If Ibn Taymiyyah is grossly misunderstood by Western scholars and writers, then many contemporary Islamists have also failed to understand and appreciate his ideas and thoughts, argues Michot. He proves his case by examining six modern Muslim readings of Ibn Taymiyyah’s Mardin fatwa; he shows how five of the six writers and activists (namely, Muhammad Abd al-Salam Faraj, Abdullah Azzam, Muhammad al-Mas’ari, Abd al-Aziz al-Jarbu and Zuhayr Salim) have singularly failed to understand the full thrust and complexity of his religious ideas and thought. A closer examination of Ibn Taymiyyah’s vast corpus of writing demonstrates, argues Michot, he was in favour of resisting foreign invaders but completely rejected internal rebellion and insurgency. So, far from being a champion of religious radicalism, he was a sophisticated and pragmatic Islamic scholar and thinker, argues Michot. If this is true, why is he so readily misunderstood and misinterpreted – both by the Western scholars as well as the Islamists?
Michot, who is a lecturer at Oxford University and prominent authority on Ibn Taymiyyah, argues both the Western scholars and the Islamists have advertently or inadvertently emphasised his political thought at the expense of his moral and ethical teachings. This has led to the increasing politicisation of his complex and sophisticated writings on Islamic moral, ethical and legal thought. This raises an interesting question, namely, were there two different Ibn Taymiyyahs, an “Islamic reactionary and jihadist” or Islamic thinker and pragmatist?
Michot has no doubt that he was a pragmatist who carefully examined the ideals and realities of his time before he authorised military action or issued a legal decree to the contrary. To him, Ibn Taymiyyah was a multi-dimensional Islamic scholar and thinker, whose writing needs to be studied and explored in their totality if one is to understand and appreciate them fully. Although I could not agree more, it may nevertheless be possible to argue, for instance, that Ibn Taymiyyah the jurist was very different from Ibn Taymiyyah the critic. The reason for this is because his Islamic moral, ethical, legal and economic thoughts are much more polished and restrained in their tone than, for instance, his refutation of the Sufis, falasifah, mantiq’in, qadariyyah, the Christians, etc. Thus, as a polemicist, he was not only uncompromising but also very dogmatic. This naturally led to his incarceration on more than one occasion, but Michot is right to say Ibn Taymiyyah bore all his trials and tribulations with great patience and dignity. He eventually died in prison in 1328.
Having said that, Yahya Michot should be congratulated for writing this book; it is a powerful and cogent defence of Ibn Taymiyyah against the charge of radicalism/militancy. Originally written in French and meticulously translated into English by Jamil Qureshi, Ibn Taymiyyah’s Mardin fatwa is rigorously referenced. The author’s commentary and exploration of the fatwa is both extensive and enlightening, even if at times one feels he is all too eager to give Ibn Taymiyyah the benefit of the doubt
Muhammad Khan
M Khan is author of The Muslim 100: The Life, Thought and Achievement of the Most Influential Muslims in
History (forthcoming).

Maulana Rumi r

March 2, 2007

When you come to my tomb

The dome on my roof top will appear to you Dancing

Do not come without a tambourine my friend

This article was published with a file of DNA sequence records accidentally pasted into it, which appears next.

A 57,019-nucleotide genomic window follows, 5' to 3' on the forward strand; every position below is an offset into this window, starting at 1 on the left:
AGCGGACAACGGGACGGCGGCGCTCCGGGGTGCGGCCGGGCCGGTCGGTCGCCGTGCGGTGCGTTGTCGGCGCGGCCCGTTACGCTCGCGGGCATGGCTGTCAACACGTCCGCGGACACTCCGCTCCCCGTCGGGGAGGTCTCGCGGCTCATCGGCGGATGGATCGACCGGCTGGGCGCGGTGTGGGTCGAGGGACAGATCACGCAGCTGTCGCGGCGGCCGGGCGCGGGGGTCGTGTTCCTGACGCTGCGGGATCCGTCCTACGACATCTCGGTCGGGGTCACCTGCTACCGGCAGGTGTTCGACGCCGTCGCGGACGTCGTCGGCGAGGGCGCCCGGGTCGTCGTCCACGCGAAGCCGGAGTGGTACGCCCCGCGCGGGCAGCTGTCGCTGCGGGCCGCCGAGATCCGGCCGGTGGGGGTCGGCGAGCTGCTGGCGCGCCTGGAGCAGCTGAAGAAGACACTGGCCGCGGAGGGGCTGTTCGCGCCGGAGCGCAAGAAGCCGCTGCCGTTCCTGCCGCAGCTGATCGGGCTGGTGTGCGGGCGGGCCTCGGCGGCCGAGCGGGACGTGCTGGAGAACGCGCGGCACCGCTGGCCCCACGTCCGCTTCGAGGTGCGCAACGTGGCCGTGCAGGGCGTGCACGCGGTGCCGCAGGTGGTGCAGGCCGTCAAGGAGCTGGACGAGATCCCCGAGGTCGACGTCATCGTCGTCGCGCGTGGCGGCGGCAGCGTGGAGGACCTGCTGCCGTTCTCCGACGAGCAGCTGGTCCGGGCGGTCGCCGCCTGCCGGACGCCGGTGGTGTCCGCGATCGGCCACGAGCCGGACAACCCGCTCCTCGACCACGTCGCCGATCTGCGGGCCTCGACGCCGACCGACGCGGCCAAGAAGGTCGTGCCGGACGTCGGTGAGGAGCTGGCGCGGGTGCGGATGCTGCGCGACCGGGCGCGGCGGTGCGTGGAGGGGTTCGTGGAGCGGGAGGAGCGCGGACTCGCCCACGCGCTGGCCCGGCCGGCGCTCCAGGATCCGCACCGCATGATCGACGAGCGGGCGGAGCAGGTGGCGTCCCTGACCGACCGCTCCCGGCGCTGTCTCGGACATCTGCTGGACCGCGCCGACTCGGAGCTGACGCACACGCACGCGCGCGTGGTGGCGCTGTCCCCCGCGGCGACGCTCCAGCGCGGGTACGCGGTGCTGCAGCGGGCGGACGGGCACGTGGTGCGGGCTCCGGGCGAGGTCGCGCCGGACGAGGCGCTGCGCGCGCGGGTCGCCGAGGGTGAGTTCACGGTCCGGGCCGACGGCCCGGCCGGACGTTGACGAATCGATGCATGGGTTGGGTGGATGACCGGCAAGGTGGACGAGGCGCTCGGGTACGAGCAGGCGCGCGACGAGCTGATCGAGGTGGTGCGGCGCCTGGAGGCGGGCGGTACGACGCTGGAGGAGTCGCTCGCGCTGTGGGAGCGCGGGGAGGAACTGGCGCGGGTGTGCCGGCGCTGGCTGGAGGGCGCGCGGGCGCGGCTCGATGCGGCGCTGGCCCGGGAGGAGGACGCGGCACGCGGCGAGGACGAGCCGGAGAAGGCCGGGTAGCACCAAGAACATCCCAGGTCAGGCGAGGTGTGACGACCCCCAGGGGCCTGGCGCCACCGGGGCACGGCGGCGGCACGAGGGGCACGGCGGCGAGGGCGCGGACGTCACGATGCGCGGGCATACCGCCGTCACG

For a grieving person does not belong in God’s banquet

=

If the doors of perception were cleansed every thing would appear to man as it is. Infinite. For man has closed himself up, till he sees all things thru’ narrow chinks of his caravan.

Rend the veil

Defender of the Flag: In Memory of Alia Ansari

November 7, 2006

This past Tuesday, Muslims celebrated ‘Id al-Fitr, one of Islam’s two great festivals. For me, it was a beautiful day that began with a truly warm and vibrant ‘Id gathering at the Zaytuna Institute. God afforded me a wonderful opportunity to see friends who had been “missing in action,” to meet enthusiastic new converts to Islam, and to kiss so many babies I felt like a politician. During that time, I was also able to break away from the gathering to visit the graves of some distinguished Muslims buried in a nearby cemetery. Visiting the local Muslim cemetery on ‘Id day is a practice I have been able to maintain since my earliest years in Islam. They serve as a solemn reminder that all of us have an appointment with the Angel of Death.I was blessed to stay at Zaytuna until the early afternoon when I departed to attend a meeting at a local school, a reminder that we are in America and sometimes, despite our best efforts to clear our schedules on the day of our festivals, the requisites of our everyday duties intervene. After that meeting, I was able to visit some of the Muslim families in the area. All of those visits filled my heart with awe at the simple dignity of ordinary Muslims, many of whom are struggling valiantly to survive in this sometimes cruel, always challenging and complicated society.

The last of those visits was to the family of Alia Ansari, the Afghani-American mother of six who was gunned down in central Fremont last Thursday as she walked to pick up her children from school. The Ansari family are everyday people—and, they are proud people. As I talked with Alia’s husband, brothers, and cousins who were gathered in the family’s humble apartment, it became clear to me that, most of all, they were proud to be Ansaris, descendants of the companion of the Prophet Muhammad, peace upon him, Abu Ayyub al-Ansari, and the great Muslim mystical sage, Khawaja Abdullah Ansari. In Afghan society, they are people who are identified with piety and they endeavor to live up to that identification, in their various ways.

Alia Ansari migrated from war-torn Afghanistan at the age of 17. When her father died shortly thereafter, she became a second parent to her younger siblings. A life of hardship could not suppress her inner beauty, expressed most readily in an irrepressible smile. Her husband, Ahmadullah Ansari, an auto mechanic struggling to make ends meet for a family that includes six young children, five of them girls, spoke glowingly of Alia’s martyrdom and the place God has reserved for her in Heaven. Her story impressed on me the truth embodied in the words of a poet who said, “Be yourself beautiful, and you will find the world full of beauty.”